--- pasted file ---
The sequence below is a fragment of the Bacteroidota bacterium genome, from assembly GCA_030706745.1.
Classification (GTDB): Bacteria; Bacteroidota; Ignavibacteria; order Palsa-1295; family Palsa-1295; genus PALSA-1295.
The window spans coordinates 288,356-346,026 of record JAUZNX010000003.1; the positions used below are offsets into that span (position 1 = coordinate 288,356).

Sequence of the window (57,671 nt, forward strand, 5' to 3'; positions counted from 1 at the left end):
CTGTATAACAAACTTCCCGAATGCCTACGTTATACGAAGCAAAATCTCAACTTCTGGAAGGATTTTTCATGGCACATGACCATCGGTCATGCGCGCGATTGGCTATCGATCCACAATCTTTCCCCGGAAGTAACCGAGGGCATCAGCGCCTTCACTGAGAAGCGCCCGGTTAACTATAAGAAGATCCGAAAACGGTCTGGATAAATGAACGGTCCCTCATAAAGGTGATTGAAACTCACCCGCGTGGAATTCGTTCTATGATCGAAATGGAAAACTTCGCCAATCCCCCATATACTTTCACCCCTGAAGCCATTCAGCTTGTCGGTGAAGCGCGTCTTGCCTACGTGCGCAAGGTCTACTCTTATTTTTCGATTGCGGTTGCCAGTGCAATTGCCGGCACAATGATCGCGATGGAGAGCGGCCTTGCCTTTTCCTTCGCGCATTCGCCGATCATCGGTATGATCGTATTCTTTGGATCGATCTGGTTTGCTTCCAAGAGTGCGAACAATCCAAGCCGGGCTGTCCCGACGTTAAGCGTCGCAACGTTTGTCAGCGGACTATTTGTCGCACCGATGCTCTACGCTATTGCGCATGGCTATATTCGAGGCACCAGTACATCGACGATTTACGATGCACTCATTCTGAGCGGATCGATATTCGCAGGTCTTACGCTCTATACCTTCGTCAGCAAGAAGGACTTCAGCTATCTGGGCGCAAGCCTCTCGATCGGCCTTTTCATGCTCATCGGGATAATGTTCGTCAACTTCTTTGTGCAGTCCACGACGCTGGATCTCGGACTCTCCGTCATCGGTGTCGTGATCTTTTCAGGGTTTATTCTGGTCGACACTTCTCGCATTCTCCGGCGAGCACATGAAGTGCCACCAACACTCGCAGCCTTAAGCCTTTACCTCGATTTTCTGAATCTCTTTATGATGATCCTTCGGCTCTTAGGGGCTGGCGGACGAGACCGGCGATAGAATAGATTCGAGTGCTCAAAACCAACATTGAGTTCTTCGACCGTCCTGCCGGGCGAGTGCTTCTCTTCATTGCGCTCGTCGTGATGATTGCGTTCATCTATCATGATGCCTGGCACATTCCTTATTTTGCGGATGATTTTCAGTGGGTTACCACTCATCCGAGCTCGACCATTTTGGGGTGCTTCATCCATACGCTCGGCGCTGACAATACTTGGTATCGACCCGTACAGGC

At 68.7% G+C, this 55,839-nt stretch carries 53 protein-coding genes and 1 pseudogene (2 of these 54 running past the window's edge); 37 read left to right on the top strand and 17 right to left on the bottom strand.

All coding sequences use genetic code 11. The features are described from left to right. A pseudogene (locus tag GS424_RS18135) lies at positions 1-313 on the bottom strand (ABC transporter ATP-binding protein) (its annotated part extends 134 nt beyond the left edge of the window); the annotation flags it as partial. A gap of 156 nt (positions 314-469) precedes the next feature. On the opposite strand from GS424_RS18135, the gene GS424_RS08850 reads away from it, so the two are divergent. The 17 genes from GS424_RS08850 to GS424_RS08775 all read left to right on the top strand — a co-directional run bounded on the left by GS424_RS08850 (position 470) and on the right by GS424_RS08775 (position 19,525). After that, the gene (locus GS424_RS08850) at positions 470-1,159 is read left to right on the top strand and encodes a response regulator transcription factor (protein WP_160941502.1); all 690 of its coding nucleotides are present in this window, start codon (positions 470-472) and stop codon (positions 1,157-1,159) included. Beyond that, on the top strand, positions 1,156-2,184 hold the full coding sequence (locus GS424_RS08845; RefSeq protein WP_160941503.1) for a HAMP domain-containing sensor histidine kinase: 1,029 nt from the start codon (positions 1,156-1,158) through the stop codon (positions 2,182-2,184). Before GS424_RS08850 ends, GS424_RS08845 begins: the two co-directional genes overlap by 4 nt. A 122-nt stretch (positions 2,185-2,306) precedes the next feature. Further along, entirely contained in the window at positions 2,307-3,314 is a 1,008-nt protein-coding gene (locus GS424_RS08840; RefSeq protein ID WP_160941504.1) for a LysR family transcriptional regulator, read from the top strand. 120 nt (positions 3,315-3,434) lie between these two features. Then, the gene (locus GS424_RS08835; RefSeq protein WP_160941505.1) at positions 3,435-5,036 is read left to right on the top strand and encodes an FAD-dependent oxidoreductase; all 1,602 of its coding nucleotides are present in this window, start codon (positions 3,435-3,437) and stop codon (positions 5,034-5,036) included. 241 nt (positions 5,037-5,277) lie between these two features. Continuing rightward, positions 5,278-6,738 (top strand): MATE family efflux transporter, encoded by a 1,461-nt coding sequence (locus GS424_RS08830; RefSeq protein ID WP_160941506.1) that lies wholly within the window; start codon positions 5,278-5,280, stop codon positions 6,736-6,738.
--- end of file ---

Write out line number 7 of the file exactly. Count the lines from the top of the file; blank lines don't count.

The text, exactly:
All coding sequences use genetic code 11. The features are described from left to right. A pseudogene (locus tag GS424_RS18135) lies at positions 1-313 on the bottom strand (ABC transporter ATP-binding protein) (its annotated part extends 134 nt beyond the left edge of the window); the annotation flags it as partial. A gap of 156 nt (positions 314-469) precedes the next feature. On the opposite strand from GS424_RS18135, the gene GS424_RS08850 reads away from it, so the two are divergent. The 17 genes from GS424_RS08850 to GS424_RS08775 all read left to right on the top strand — a co-directional run bounded on the left by GS424_RS08850 (position 470) and on the right by GS424_RS08775 (position 19,525). After that, the gene (locus GS424_RS08850) at positions 470-1,159 is read left to right on the top strand and encodes a response regulator transcription factor (protein WP_160941502.1); all 690 of its coding nucleotides are present in this window, start codon (positions 470-472) and stop codon (positions 1,157-1,159) included. Beyond that, on the top strand, positions 1,156-2,184 hold the full coding sequence (locus GS424_RS08845; RefSeq protein WP_160941503.1) for a HAMP domain-containing sensor histidine kinase: 1,029 nt from the start codon (positions 1,156-1,158) through the stop codon (positions 2,182-2,184). Before GS424_RS08850 ends, GS424_RS08845 begins: the two co-directional genes overlap by 4 nt. A 122-nt stretch (positions 2,185-2,306) precedes the next feature. Further along, entirely contained in the window at positions 2,307-3,314 is a 1,008-nt protein-coding gene (locus GS424_RS08840; RefSeq protein ID WP_160941504.1) for a LysR family transcriptional regulator, read from the top strand. 120 nt (positions 3,315-3,434) lie between these two features. Then, the gene (locus GS424_RS08835; RefSeq protein WP_160941505.1) at positions 3,435-5,036 is read left to right on the top strand and encodes an FAD-dependent oxidoreductase; all 1,602 of its coding nucleotides are present in this window, start codon (positions 3,435-3,437) and stop codon (positions 5,034-5,036) included. 241 nt (positions 5,037-5,277) lie between these two features. Continuing rightward, positions 5,278-6,738 (top strand): MATE family efflux transporter, encoded by a 1,461-nt coding sequence (locus GS424_RS08830; RefSeq protein ID WP_160941506.1) that lies wholly within the window; start codon positions 5,278-5,280, stop codon positions 6,736-6,738.